Most budget-oriented tires usually falter either in dry or wet pavement. Those that perform well in dry conditions usually lose breath in the rain, and vice versa.
Not the Sumitomo HTR A/S P02, though. The Japanese tire is one of the best in the rain in its price range, and it even compares favorably to some premium models.
In terms of longitudinal traction, it’s not the most impressive around, but it still holds itself well. The stopping distances are slightly longer than the premium competition, and you might experience a slight loss of traction when accelerating hard.
However, the cornering grip is excellent. The HTR A/S P02 is still easy to throw around in the rain, providing the driver with high levels of grip. Even more impressive, the tires hold well at the limit, slipping through all fours and without any hint of oversteer.
Heavy rain is also not an issue for the Sumitomo HTR A/S P02. The hydroplaning resistance is excellent, meaning you can drive at normal speeds without losing traction or steering. Thanks to the grippy tread compound, there is also ample traction on damp surfaces.
Overall, the HTR A/S P02 is an excellent wet tire for the price. It works well across the range, and more importantly, it instills confidence in the driver. Ultimately, you’ll be able to continue to enjoy driving in the rain, something that I can’t say for most tires.
With that being said, how is it on snowy roads?
When testing the Sumitomo in dry and wet conditions and getting excellent results, I thought to myself: this tire must be really bad in wintry conditions. To my surprise, though, the tire performs better than similarly-priced competitors, and it even beats some premium tires.
On snowy surfaces, there is enough traction to keep you in line, provided you drive carefully. Longitudinal traction is very good for an all-season tire, and there is enough cornering grip for safe driving. Sure, a proper winter tire will be much better, but considering the category, the Sumitomo is among the best.
In terms of braking on snow, the HTR A/S P02 beats its direct competitors, especially tires that are equally-priced. The differences aren’t very big, though. And more importantly, a proper winter tire will still give you much shorter stopping distances on snowy surfaces.
The differences are even bigger on ice since the tire isn’t exactly designed for those conditions. You will experience quick loss of traction, almost no grip in the corners, and longer stopping distances.
Overall, though, the Sumitomo HTR A/S P02 performs as well as it can. You shouldn’t expect miracles from an all-season tire in the winter, and the same is true for this one. Compared to its peers, though, it performs slightly better, despite the lower price point.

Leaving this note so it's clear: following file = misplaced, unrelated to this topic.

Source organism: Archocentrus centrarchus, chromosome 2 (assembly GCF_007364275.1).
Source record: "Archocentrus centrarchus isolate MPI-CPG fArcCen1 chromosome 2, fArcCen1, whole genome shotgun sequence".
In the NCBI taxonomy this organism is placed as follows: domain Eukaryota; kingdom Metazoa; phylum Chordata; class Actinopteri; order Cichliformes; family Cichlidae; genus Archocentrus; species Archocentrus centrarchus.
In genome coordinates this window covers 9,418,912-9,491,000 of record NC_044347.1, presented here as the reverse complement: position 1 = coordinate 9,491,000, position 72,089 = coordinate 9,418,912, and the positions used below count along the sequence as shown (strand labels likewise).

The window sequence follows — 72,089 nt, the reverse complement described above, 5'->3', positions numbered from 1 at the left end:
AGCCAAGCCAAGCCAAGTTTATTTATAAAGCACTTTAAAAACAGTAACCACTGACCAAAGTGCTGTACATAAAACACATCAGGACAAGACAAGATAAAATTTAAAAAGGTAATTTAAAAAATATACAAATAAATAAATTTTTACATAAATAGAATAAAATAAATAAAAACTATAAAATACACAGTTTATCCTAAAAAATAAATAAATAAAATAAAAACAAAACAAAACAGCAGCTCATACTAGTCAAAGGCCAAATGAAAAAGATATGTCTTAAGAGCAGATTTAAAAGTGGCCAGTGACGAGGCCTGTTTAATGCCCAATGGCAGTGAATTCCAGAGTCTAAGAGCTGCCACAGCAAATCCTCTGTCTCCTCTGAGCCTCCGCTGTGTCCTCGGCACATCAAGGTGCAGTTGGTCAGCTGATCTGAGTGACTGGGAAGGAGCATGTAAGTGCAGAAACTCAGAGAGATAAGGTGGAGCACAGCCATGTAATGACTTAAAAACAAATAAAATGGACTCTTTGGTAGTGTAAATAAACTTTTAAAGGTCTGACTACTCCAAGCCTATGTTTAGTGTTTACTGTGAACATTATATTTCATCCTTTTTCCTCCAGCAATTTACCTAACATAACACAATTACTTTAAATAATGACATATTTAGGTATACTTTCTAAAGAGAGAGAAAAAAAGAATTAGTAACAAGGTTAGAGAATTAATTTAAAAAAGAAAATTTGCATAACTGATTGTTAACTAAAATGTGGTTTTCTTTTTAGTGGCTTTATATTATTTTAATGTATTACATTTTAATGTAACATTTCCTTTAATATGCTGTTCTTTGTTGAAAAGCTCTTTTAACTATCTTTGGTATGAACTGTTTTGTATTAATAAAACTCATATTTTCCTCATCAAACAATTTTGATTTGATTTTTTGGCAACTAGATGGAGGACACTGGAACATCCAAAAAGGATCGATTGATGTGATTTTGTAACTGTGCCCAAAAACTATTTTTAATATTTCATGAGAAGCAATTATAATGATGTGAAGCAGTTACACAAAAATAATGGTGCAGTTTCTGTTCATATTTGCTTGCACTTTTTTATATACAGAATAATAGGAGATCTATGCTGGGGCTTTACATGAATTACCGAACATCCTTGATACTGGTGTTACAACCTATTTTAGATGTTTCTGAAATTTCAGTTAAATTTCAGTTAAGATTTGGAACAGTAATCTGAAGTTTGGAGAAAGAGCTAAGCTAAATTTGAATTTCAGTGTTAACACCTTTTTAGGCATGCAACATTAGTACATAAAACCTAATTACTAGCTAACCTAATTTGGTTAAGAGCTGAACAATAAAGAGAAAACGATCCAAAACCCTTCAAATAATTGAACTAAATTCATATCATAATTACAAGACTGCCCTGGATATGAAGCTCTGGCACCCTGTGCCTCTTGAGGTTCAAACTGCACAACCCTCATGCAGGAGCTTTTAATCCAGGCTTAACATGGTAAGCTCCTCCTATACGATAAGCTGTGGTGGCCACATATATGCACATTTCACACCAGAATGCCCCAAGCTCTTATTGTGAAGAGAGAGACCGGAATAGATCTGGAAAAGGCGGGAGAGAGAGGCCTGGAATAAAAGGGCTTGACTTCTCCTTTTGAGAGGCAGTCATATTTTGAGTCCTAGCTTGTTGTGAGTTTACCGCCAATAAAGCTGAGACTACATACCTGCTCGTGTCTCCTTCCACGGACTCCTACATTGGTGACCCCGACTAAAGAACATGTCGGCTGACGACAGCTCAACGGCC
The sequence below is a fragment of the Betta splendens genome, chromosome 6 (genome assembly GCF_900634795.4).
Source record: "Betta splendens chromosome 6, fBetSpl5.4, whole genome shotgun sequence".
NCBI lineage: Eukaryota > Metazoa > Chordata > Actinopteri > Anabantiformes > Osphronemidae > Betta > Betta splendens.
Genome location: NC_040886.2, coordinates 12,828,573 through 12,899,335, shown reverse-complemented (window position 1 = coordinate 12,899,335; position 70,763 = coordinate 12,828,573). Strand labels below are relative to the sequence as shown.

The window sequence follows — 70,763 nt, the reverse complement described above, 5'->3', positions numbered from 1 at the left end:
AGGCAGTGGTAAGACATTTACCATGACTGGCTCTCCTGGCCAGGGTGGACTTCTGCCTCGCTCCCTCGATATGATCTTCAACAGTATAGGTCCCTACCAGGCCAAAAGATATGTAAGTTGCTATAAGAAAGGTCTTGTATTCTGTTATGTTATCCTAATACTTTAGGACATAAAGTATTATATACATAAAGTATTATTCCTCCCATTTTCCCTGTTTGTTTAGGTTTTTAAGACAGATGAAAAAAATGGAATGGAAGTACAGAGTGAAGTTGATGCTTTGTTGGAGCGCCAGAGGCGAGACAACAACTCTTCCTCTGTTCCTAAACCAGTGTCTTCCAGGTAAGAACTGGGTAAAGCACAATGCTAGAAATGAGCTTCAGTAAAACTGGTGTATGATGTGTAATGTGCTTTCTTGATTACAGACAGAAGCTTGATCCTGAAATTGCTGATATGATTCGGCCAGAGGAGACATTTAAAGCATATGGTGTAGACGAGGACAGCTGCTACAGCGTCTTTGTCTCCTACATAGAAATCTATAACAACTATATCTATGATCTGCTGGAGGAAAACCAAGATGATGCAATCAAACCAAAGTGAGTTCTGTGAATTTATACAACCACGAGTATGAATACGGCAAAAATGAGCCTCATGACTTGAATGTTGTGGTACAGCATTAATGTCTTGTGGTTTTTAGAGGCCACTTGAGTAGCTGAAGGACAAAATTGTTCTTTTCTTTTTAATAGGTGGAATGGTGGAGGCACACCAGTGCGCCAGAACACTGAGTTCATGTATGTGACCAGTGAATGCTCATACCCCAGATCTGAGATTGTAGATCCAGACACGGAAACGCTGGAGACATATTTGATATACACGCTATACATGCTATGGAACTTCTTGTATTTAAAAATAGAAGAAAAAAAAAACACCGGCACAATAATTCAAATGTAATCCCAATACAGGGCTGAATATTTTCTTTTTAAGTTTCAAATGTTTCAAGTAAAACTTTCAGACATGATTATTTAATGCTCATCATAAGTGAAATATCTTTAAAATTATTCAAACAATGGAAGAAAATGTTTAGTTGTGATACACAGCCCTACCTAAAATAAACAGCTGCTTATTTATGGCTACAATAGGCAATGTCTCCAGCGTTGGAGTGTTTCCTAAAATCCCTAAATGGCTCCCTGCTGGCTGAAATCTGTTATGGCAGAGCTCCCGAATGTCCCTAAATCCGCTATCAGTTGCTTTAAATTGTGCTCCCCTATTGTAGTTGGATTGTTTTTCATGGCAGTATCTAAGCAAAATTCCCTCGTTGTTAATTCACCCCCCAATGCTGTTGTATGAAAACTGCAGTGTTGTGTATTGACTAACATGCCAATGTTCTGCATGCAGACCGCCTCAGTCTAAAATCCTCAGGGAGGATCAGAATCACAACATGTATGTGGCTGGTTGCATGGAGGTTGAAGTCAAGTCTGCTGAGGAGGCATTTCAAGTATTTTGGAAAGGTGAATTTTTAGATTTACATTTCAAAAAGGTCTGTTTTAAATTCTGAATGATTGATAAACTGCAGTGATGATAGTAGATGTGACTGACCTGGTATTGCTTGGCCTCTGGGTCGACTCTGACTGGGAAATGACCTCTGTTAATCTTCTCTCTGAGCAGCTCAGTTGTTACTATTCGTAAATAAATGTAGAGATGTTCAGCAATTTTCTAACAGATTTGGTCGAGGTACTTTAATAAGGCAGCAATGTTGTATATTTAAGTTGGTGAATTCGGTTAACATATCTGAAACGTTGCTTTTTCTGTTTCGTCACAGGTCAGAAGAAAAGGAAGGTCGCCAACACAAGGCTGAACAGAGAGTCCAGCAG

Is it suitable for off-road driving?
Absolutely not. This model isn’t designed with off-roading in mind and doesn’t provide sufficient traction. Moreover, the tread compound isn’t tough enough, and sharp objects can easily puncture the casing.
Is it comfortable and refined?
When looking for performance tires, shoppers usually expect slightly worse comfort overall. And, they should, since these tires always sacrifice comfort for performance. So, how does the HTR A/S P02 perform in that regard?
Well, for starters, there is a noticeable tread growl. It’s not overly intrusive, but it’s still there. What I noticed is premium cars, such as the Lexus IS, Audi A4, and BMW 3 Series, cover that noise better. However, if you own a regular compact car, you might hear the tread growl more.
The ride quality is also a bit stiffer than what you’d expect from a touring or grand-touring tire. Compared to those models, you’ll feel smaller imperfections more easily inside, but still to a normal degree. However, you’ll feel larger imperfections much more than you would in a touring tire, both as vibrations and thumping noise.
Overall, though, the Sumitomo HTR A/S P02 is still within class limits when it comes to comfort. I wouldn’t say I had a problem with how comfortable the tire is, both in urban scenarios and on the highway. It’s not a comfortable tire, sure, but it’s not bad either.
You can see more Sumitomo HTR A/S P02 review here: Videos created by TBC BRANDS
Should I buy the Sumitomo HTR A/S P02?
The Sumitomo HTR A/S P02 has no in-your-face disadvantages. It’s slightly less comfortable than I would’ve liked, but it’s still not uncomfortable. More importantly, it does everything else right. On dry roads, it provides the driver with a responsive and grippy experience, making the experience much more enjoyable.
Furthermore, the rain performance is excellent, apart from the slightly lower longitudinal acceleration traction. Snow traction and braking are surprisingly good, too. In addition, the treadlife is very good, and Sumitomo covers it with an excellent treadwear warranty.
When you add the budget-oriented price to the equation, you get one of the most accomplished high-performance all-season tires on the market. You should definitely put this one on your shortlist.